Sweden and Finland are the only two countries in Europe in which mail deliveries are still made to individual front doors in apartment blocks. Multi-occupancy mailboxes are a given in the rest of Europe.
Most apartment blocks in Denmark had multi-occupancy mailboxes installed in around 2010. The Danish Postal Act regulates the delivery of mail. The law contains an exception that states that people who for some reason cannot collect their mail from the box can still have it delivered to their front door. In 2016, there were 16,000 recipients who still received deliveries to the door. The financial benefits and the establishment of a better working environment for mail carriers were the main arguments for introducing the boxes in Denmark.
There is a network called Forum for Multi-Occupancy Mailboxes in Sweden, which consists of PostNord Sweden, Bring Citymail and Fria postoperatörers förbund (Independent Postal Operators’ Association). Via this forum, these members work together in order to increase the number of multi-occupancy mailboxes in use in Sweden.
“The main issue relates to improving the working environment. In recent years, the working situation has changed considerably for mail carriers. They are now out delivering mail for much longer during the day. They have more households to go to and a greater proportion of large items to deliver. It is not uncommon for a mail carrier to deliver to 800-1,000 different places in a single day. In this context, going up and down stairwells to deliver mail to the door involves considerable strain on their knees and shoulders. Multi-occupancy mailboxes improve their working conditions significantly,” says the Head of the Forum for Multi-Occupancy Mailboxes, Lisa Jones.
Benefits for mail recipients
Multi-occupancy mailboxes also provide benefits for mail recipients, as they can receive larger items in multi-occupancy mailboxes than in normal letterboxes and thus do not need to collect such items from a partner outlet. They also do not need to have a hole in their front door, which constitutes both a security risk and can also be a source of noise and smells coming into the apartment from the stairwell.
During 2016, the Forum for Multi Occupancy Mailboxes converted 67,000 traditional letterboxes into multi occupancy mailboxes in already existing buildings. There were also 37,000 multi-occupancy mailboxes installed in new buildings.5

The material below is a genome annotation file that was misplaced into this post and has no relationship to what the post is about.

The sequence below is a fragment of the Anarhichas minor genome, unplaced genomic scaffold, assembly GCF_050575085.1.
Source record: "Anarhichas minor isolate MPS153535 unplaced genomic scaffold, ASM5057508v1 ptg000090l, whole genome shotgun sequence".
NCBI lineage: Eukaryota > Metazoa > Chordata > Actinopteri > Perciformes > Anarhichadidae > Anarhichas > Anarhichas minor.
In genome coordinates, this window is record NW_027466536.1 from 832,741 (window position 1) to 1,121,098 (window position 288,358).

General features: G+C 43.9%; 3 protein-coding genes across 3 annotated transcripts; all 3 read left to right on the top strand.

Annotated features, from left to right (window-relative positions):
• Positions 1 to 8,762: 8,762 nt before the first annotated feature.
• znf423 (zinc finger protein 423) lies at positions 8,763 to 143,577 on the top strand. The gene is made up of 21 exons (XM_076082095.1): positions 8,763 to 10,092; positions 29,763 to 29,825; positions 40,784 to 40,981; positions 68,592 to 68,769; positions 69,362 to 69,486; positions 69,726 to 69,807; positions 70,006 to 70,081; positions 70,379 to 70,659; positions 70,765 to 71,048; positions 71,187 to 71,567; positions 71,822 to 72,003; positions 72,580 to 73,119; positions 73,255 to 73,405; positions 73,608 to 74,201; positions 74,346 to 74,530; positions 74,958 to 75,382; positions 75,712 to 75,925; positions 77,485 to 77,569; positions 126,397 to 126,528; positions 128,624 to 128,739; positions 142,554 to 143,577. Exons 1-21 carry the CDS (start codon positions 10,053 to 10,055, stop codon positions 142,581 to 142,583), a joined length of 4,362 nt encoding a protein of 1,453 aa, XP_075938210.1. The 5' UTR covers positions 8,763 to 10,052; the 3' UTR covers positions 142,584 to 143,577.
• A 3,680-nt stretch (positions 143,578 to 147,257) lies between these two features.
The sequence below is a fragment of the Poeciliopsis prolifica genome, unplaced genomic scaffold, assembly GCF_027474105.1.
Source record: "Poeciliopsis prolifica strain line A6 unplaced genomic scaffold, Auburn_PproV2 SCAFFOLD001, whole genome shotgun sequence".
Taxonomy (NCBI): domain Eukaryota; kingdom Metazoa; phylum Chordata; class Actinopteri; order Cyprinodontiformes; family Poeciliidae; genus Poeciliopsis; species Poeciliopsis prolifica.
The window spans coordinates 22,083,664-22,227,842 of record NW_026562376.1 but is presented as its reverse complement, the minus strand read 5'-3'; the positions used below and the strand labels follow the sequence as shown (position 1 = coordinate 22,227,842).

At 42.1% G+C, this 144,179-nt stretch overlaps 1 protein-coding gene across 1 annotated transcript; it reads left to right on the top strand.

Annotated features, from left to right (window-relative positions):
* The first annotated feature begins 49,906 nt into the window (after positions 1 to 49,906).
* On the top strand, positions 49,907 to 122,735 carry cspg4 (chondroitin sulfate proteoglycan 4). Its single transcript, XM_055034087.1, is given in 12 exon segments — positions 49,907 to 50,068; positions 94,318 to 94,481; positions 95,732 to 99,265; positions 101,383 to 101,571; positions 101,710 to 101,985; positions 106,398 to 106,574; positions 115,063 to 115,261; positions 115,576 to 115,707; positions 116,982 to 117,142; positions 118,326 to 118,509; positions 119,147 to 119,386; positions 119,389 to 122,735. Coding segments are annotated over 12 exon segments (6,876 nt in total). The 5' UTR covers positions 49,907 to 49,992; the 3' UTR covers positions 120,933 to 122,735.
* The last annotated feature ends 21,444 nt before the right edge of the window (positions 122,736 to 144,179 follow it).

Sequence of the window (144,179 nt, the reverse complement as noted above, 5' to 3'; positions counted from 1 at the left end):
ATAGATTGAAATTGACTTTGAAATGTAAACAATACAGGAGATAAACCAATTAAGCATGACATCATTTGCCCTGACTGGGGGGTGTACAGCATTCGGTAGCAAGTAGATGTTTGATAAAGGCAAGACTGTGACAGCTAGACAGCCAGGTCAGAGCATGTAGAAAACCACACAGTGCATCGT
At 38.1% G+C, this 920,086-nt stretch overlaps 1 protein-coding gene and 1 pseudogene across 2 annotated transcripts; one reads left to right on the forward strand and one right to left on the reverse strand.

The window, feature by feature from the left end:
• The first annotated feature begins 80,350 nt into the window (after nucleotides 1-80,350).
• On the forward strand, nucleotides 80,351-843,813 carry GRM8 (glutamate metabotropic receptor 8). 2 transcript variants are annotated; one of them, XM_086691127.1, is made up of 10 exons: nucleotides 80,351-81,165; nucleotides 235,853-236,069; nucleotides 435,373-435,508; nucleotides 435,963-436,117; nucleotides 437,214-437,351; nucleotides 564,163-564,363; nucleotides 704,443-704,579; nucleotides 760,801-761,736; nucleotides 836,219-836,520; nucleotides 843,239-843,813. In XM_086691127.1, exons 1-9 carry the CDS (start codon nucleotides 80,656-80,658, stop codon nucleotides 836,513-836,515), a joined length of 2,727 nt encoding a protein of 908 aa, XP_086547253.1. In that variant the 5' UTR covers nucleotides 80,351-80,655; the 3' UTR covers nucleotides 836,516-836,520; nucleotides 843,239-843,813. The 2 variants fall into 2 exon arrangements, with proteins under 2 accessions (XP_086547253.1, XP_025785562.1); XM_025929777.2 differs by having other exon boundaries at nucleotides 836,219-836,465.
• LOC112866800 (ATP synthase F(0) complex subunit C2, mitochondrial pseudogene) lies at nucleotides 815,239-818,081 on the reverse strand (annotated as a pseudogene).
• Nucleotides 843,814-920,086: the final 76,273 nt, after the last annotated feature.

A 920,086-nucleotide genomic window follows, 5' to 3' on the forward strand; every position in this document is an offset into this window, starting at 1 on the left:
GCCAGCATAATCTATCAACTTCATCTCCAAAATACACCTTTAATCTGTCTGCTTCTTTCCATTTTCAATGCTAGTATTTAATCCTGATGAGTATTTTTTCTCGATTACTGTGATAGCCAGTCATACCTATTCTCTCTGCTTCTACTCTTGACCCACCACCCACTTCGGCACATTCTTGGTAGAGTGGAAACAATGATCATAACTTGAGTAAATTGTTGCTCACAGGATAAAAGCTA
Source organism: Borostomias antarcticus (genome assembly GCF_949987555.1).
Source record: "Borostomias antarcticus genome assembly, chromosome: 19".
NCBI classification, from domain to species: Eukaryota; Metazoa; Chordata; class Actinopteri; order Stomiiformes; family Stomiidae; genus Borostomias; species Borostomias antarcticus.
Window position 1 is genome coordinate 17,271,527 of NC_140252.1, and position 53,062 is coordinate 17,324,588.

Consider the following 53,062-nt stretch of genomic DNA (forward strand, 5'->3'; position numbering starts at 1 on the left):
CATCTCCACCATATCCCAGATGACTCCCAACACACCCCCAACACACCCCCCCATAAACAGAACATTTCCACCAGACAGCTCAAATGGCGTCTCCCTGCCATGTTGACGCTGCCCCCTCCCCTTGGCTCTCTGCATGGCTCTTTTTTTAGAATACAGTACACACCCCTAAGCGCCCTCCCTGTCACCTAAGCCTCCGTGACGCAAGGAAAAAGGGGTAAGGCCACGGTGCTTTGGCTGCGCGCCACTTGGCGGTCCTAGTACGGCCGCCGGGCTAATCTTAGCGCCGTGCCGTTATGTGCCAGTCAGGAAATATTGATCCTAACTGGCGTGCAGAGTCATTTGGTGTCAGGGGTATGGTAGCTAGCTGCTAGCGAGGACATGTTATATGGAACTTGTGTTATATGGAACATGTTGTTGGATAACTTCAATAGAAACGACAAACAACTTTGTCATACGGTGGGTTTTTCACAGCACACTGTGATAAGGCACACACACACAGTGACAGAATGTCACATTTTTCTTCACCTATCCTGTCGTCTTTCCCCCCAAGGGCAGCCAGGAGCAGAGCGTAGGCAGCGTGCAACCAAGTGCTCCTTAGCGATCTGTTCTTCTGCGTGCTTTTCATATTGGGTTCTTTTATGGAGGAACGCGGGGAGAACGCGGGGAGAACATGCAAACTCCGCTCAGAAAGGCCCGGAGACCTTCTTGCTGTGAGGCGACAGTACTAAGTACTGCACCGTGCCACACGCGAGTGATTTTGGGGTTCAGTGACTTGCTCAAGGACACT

“This is a record. We have a clear strategy that we follow in a focused manner. We want to make the future postal market more efficient, so that it works as well as possible for mail recipients and also for postal operators. Our 19 salespeople across the country meet major property owners in a regular and structured approach, in order to have good discussions with them about the benefits of multi-occupancy mailboxes. This is really having an impact,” says Lisa Jones.
In terms of persuading property owners to introduce boxes, PostNord has no right to decide on the matter, but can only make recommendations and provide information about the benefits of the boxes. According to Lisa Jones, the greatest resistance to installing multi-occupancy mailboxes is because of the misconception that it is expensive to purchase them. In fact though, they only cost around SEK 500 per apartment. She hopes that even more property owners and residents will discover the benefits of having their mail delivered to a multi-occupancy mailbox in the future.
Info box multi-occupancy mailboxes in Sweden
- There are currently approximately 2.5 million homes in apartment blocks in Sweden. Around a million of these, or 42 percent, already use multi-occupancy mailboxes.
- The cost of acquisition of a multi-occupancy mailbox is about SEK 500 per apartment.
- There are numerous benefits from using multi-occupancy mailboxes, including better working conditions for mail carriers, and also the fact that it is a more secure and comfortable solution for residents, because the boxes allow the direct delivery of larger items of mail.